-One of my favorite earlier Hal Galper recordings is called "Children of The Night" and features Bob Moses on drums along with Randy and Michael Brecker. Here is one of Rakalam doing his thing that I came across:
-Thanks to David Stanoch who passed along this fine clip of Art Blakey circa. 1979:
-Here's an interesting one of Brian Blade using his hands...
-My good friend Jerome Jennings from New York City is up to great things these days (including work with his group "The Jazz Knights" and the occasional gig with Sonny Rollins!) Check out his EPK:
-Congratulations to Phil Dwyer and David Braid who each recently took home Juno awards for their respective albums. Phil and David are both incredibly talented artists and have also worked very hard on their music over the years. It's very nice to see these two recognized for all the efforts they've put into their projects.
-Courtesy of the New York Public Library's Oral History Project, here is an extended interview with drummer Art Taylor to check out: http://www.nypl.org/audiovideo/arthur-taylor-full-interview (thanks to Mike Melito who found this one!)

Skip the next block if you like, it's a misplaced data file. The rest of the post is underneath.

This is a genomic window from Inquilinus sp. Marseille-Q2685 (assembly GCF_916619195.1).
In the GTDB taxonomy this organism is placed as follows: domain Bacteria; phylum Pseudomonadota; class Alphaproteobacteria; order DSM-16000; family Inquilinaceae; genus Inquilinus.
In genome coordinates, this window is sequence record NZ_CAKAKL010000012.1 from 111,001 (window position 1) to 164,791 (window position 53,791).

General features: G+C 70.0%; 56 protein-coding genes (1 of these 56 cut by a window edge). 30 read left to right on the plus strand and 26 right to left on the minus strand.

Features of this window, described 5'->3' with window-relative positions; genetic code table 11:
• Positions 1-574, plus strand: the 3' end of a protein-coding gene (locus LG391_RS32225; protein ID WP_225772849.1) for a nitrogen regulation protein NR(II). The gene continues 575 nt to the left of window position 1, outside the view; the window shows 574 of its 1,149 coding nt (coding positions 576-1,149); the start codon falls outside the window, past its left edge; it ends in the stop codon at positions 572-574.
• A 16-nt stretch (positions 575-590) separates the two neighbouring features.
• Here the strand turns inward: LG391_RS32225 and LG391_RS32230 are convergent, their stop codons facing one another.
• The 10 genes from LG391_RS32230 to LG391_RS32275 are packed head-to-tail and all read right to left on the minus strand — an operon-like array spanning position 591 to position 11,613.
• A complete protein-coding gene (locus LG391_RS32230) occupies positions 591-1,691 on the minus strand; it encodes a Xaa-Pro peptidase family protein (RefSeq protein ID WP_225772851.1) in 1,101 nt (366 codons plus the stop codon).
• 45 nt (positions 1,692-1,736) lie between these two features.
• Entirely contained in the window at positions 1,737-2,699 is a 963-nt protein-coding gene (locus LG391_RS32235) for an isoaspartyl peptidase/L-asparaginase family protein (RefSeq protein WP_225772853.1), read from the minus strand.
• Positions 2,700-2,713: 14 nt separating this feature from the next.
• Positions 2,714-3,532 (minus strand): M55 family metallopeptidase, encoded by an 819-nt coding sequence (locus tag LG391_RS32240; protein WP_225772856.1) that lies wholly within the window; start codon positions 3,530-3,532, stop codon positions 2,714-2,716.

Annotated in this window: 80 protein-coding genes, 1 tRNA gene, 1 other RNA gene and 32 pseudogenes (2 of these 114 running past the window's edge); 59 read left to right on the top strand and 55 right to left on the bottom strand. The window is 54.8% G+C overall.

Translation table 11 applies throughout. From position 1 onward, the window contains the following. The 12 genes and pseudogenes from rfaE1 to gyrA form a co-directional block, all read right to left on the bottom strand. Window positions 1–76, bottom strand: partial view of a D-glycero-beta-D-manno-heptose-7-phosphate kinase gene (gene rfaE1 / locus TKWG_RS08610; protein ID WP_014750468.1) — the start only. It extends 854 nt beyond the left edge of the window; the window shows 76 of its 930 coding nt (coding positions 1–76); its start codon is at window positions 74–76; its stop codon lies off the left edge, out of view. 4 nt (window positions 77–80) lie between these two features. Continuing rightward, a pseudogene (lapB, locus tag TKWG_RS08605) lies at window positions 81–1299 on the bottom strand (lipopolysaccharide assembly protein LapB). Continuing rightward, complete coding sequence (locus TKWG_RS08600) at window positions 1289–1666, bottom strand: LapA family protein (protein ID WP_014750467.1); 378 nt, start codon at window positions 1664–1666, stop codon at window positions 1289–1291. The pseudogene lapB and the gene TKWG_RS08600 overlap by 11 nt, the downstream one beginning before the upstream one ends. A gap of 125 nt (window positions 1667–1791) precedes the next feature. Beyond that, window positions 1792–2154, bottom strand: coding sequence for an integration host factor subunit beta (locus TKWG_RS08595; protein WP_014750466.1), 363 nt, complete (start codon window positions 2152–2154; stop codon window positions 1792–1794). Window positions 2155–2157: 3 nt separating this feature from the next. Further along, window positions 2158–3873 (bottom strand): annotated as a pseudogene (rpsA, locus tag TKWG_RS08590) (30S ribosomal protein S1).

-What am I listening to these days?
Sonny Rollins "Way Out West" - Shelly Manne (drums)
Louis Bellson Big Band "East Side Suite" - Louis Bellson (drums)
Dave Pike "It's Time for Dave Pike" - Billy Higgins (drums), Dave Pike (vibraphone)
Brian Barley "Trio 1970" - Claude Ranger (drums)
Ulysses Owens Jr. "Unanimous" - Ulysses Owens Jr. (drums)
Milt Jackson "The Ballad Artistry of Milt Jackson" - Connie Kay (drums), Milt Jackson (vibraphone)
Charles Lloyd "Home" (DVD) - Billy Higgins (drums & percussion)
Miles Davis "Round Midnight" - Philly Joe Jones (drums)